We the People of the United States, in order to form a more perfect Union, establish Justice, insure domestic Tranquility, provide for the common defense, promote the general Welfare, and secure the Blessings of Liberty to ourselves and our Posterity, do ordain and establish this Constitution for the United States of America.
—Preamble to the U.S. Constitution
Of course, we’ve encountered these words over and over again throughout our lives: in grade school, in high school, in college, and even on television. But, as a practical matter, what do they mean? Do they have any effect on your everyday life?
The Constitution and the Freedoms It Affords
In order for our representative democracy to work, there need to be certain rules that everyone can agree upon—at least, they can agree those are the rules, even if they disagree whether they’re the best possible rules. For the United States, those rules are set forth by the U.S. Constitution. The Constitution is the fundamental law of the land; it guarantees personal freedoms and grants individual states and citizens a certain amount of power in the lawmaking process.
It’s worth remembering that the United States of America was the first nation to organize itself based on a written document. Establishing a guaranteed set of rules that any citizen could read and understand was a new idea back in the 18th century.
The first ten amendments to the Constitution, commonly known as the Bill of Rights, specifically guarantees certain civil freedoms. These freedoms cannot be violated by the government (and often, not by other individuals). These freedoms include:
- First Amendment. Freedom of religion; freedom of speech; a free press; and the right or free assembly.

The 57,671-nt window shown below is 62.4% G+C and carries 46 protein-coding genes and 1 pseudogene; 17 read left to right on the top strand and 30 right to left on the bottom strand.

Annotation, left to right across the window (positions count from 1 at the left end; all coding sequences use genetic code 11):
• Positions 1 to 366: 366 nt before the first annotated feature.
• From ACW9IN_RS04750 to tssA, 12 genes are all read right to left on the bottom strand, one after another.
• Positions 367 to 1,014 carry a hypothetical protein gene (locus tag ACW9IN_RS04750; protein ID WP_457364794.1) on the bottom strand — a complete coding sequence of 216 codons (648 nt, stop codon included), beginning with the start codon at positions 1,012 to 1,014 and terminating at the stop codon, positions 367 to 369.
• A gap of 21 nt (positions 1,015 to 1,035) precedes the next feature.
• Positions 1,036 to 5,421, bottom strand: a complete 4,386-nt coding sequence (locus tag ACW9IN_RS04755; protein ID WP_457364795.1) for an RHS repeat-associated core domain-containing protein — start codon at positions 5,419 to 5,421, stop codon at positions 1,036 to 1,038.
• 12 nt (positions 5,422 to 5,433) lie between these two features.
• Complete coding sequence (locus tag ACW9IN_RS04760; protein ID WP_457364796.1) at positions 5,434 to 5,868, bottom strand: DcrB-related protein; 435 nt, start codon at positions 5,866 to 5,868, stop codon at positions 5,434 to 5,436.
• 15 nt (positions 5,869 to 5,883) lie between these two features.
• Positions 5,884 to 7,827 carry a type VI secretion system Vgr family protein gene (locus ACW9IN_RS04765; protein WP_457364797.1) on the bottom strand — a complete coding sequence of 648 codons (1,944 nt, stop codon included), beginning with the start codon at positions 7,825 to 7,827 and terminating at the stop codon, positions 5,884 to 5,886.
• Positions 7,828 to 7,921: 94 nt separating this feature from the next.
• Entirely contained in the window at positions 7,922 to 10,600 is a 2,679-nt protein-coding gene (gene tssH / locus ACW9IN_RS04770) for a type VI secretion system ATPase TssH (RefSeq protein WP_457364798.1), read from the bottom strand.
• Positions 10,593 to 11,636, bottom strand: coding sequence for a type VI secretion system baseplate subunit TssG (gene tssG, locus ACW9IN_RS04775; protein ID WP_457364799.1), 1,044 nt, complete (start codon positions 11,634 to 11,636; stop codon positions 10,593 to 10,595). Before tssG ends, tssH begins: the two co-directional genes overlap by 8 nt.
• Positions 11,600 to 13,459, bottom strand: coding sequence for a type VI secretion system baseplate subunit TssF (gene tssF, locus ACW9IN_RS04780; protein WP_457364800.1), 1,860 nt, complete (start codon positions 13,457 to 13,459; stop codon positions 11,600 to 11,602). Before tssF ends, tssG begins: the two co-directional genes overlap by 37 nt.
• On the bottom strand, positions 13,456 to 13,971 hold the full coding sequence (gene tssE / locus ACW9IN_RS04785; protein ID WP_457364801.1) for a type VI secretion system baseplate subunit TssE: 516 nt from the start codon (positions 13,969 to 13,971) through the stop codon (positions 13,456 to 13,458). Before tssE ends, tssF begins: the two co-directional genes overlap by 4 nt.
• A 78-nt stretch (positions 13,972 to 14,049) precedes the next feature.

- Second Amendment. The right to keep and bear arms/
- Third Amendment. The freedom from having your home taken over by the military (quartering militia).
- Fourth Amendment. Freedom from unreasonable searches and seizures.
- Fifth Amendment. Double jeopardy rights (can’t be convicted of the same crime twice); requirement of a grand jury or the equivalent for felony crimes; the right to demand proper compensation if the government takes your property.
- Sixth Amendment. The right to a speedy trial by jury in criminal cases; guarantee of due process rights in criminal trials; the right to confront witnesses and to secure legal representation.
- Seventh Amendment. The right to a jury trial for civil cases.
- Eighth Amendment. Prohibition of cruel and unusual punishment and the right to reasonable bail in criminal cases.
- Ninth Amendment. The reminder that people retain many more rights than can ever be mentioned in the Constitution.
- Tenth Amendment. The reminder that the federal government only has those powers expressly granted by the Constitution, and all other authority belongs to the people and the state governments.
The McDaniel Law Group, PLLC has spent decades perfecting our understanding of the Bill of Rights in order to help clients like you fight against oppression and civil rights violations. If you believe that your fundamental rights have been overlooked, we can help you get the justice you deserve.
Fill out our contact form, or come see us at our D.C. office to get started. With our extensive knowledge and experience we can help you build a strong civil rights case and take back your constitutional freedoms.